In her book A Paradise Built in Hell: The Extraordinary Communities That Arise in Disaster, the celebrated nonfiction writer Rebecca Solnit writes that a truly dire situation “drags us into emergencies that require we act, and act altruistically, bravely, and with initiative in order to survive or save our neighbors, no matter how we vote or what we do for a living.” [8, P. 306]. The pandemic of 2019 proved, once again, this is true. Lots of people in different countries volunteered to do shopping and pet-walking for those who found themselves locked down in homes. A new term coined for this, first presumably in Canada, caremongering, is a result of minimal but meaningful deformation of the word with the negative connotation scaremongering. In Russia, no new word has been invented for this end: people who are eager to help others are called, as before, волонтёры (volunteers).
COVID-19 demonstrated all the features of a global disaster of the new millennium. Besides fast spread across the world and sophisticated methods of prevention and treatment, it is characterized by the controversial role of media. On the one hand, they help quickly inform and organize huge masses of people; on the hand, unsubstantiated information abundant in the internet leads to confusion in heads and unreasonable behaviour. The phenomenon was termed infodemic (blending of information +pandemic). Coined in 2003 for the SARS epidemic, the word came into frequent use in all the languages in 2019-2020, due to its high relevance.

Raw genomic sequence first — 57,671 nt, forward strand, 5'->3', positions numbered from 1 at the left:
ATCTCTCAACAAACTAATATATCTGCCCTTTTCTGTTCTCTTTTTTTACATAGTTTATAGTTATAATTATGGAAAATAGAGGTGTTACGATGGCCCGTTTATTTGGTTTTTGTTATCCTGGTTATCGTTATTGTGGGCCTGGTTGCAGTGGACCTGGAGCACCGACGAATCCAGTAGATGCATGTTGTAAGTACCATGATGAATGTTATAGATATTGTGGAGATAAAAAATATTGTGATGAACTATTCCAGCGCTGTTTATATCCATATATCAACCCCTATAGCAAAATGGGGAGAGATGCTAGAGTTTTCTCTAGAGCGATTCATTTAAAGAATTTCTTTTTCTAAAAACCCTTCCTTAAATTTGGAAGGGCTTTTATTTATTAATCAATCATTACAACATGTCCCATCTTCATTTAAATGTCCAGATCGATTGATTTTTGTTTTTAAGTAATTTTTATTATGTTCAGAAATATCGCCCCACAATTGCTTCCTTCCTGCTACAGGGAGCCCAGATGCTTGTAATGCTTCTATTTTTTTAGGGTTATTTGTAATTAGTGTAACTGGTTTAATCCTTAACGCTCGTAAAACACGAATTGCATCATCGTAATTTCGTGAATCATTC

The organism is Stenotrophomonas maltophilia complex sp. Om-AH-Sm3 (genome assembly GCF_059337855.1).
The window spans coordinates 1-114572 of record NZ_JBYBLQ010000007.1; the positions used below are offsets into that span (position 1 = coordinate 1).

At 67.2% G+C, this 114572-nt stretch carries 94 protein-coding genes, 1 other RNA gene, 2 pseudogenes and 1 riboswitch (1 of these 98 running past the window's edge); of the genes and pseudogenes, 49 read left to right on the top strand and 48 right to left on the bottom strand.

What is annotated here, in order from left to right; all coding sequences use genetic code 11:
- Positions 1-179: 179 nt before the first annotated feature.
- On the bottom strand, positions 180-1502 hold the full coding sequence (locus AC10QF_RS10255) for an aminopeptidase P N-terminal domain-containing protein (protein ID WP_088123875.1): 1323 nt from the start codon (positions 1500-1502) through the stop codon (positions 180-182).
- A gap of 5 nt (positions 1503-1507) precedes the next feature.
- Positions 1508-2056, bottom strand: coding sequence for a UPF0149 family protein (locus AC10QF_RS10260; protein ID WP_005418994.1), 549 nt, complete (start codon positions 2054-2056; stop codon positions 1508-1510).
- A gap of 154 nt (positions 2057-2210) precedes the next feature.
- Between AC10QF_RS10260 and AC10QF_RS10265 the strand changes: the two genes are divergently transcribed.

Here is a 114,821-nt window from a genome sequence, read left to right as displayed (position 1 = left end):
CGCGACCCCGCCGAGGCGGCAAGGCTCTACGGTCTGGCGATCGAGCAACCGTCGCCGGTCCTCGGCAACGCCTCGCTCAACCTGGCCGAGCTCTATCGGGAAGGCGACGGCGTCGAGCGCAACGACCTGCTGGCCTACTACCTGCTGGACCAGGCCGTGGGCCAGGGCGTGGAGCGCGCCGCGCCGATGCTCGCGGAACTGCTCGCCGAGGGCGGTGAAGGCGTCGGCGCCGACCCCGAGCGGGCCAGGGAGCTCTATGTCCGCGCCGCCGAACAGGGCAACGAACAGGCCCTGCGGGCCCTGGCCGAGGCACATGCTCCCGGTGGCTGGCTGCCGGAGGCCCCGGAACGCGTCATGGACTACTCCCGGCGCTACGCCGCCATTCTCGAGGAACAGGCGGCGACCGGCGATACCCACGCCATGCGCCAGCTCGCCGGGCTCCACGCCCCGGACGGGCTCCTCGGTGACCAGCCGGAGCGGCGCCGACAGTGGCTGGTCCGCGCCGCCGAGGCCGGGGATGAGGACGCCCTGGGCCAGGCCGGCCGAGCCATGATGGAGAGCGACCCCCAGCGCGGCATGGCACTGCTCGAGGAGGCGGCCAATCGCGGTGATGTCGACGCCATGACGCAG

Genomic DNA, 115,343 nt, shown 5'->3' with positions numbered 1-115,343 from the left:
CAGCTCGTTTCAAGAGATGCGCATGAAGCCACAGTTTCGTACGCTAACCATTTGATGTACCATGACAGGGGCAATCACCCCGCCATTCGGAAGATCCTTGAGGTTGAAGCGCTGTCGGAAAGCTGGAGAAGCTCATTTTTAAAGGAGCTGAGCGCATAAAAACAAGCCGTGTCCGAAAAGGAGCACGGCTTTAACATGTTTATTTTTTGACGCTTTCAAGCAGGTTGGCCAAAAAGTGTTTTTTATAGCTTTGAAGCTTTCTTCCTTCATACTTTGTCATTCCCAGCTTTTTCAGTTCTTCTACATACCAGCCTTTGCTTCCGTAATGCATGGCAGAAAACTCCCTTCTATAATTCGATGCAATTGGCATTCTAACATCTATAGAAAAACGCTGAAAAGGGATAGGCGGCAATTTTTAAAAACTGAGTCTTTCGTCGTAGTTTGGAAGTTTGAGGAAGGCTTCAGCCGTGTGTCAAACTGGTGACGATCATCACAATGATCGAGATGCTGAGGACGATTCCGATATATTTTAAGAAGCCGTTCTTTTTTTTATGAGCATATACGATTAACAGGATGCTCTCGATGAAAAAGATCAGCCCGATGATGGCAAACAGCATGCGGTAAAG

Another dramatic change caused by the pandemic is concerned with employment and work. Although the working-from-home format is no news to the modern generation, never ever before has it been a globally prevalent form of work arrangement. And while previously working-from-home was a matter of choice now it has become a matter of survival. Meeting the requirements of the new experience, foregrounded came such terms as teleworking, WFH (working-from-home) contrasted to WFO (working-from-office), home office, distance learning.